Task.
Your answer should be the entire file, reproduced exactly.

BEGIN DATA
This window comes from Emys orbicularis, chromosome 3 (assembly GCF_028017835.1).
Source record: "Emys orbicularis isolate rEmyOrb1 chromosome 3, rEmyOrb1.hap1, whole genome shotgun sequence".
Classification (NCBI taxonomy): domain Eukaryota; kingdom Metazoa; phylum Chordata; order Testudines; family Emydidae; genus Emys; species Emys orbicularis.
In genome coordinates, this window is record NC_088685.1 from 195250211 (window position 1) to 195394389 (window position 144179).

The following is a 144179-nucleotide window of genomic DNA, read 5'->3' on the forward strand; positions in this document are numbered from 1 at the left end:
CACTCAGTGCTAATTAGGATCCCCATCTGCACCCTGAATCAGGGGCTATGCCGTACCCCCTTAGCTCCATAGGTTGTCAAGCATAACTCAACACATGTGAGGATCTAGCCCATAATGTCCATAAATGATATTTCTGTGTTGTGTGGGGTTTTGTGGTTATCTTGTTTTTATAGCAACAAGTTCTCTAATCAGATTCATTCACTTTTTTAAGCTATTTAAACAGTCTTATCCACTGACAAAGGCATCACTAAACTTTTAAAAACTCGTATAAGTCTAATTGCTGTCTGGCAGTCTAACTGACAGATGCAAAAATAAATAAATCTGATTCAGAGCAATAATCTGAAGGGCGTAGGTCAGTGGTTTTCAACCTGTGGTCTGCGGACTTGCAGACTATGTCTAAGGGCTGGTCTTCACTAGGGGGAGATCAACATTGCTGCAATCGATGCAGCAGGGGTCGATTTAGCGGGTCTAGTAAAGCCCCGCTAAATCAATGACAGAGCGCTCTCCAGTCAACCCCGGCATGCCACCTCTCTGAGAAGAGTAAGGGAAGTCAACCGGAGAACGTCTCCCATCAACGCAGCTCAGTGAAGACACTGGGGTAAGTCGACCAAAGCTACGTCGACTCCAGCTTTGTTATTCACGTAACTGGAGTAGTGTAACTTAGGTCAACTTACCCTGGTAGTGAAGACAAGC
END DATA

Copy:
This window comes from Emys orbicularis, chromosome 3 (assembly GCF_028017835.1).
Source record: "Emys orbicularis isolate rEmyOrb1 chromosome 3, rEmyOrb1.hap1, whole genome shotgun sequence".
Classification (NCBI taxonomy): domain Eukaryota; kingdom Metazoa; phylum Chordata; order Testudines; family Emydidae; genus Emys; species Emys orbicularis.
In genome coordinates, this window is record NC_088685.1 from 195250211 (window position 1) to 195394389 (window position 144179).

The following is a 144179-nucleotide window of genomic DNA, read 5'->3' on the forward strand; positions in this document are numbered from 1 at the left end:
CACTCAGTGCTAATTAGGATCCCCATCTGCACCCTGAATCAGGGGCTATGCCGTACCCCCTTAGCTCCATAGGTTGTCAAGCATAACTCAACACATGTGAGGATCTAGCCCATAATGTCCATAAATGATATTTCTGTGTTGTGTGGGGTTTTGTGGTTATCTTGTTTTTATAGCAACAAGTTCTCTAATCAGATTCATTCACTTTTTTAAGCTATTTAAACAGTCTTATCCACTGACAAAGGCATCACTAAACTTTTAAAAACTCGTATAAGTCTAATTGCTGTCTGGCAGTCTAACTGACAGATGCAAAAATAAATAAATCTGATTCAGAGCAATAATCTGAAGGGCGTAGGTCAGTGGTTTTCAACCTGTGGTCTGCGGACTTGCAGACTATGTCTAAGGGCTGGTCTTCACTAGGGGGAGATCAACATTGCTGCAATCGATGCAGCAGGGGTCGATTTAGCGGGTCTAGTAAAGCCCCGCTAAATCAATGACAGAGCGCTCTCCAGTCAACCCCGGCATGCCACCTCTCTGAGAAGAGTAAGGGAAGTCAACCGGAGAACGTCTCCCATCAACGCAGCTCAGTGAAGACACTGGGGTAAGTCGACCAAAGCTACGTCGACTCCAGCTTTGTTATTCACGTAACTGGAGTAGTGTAACTTAGGTCAACTTACCCTGGTAGTGAAGACAAGC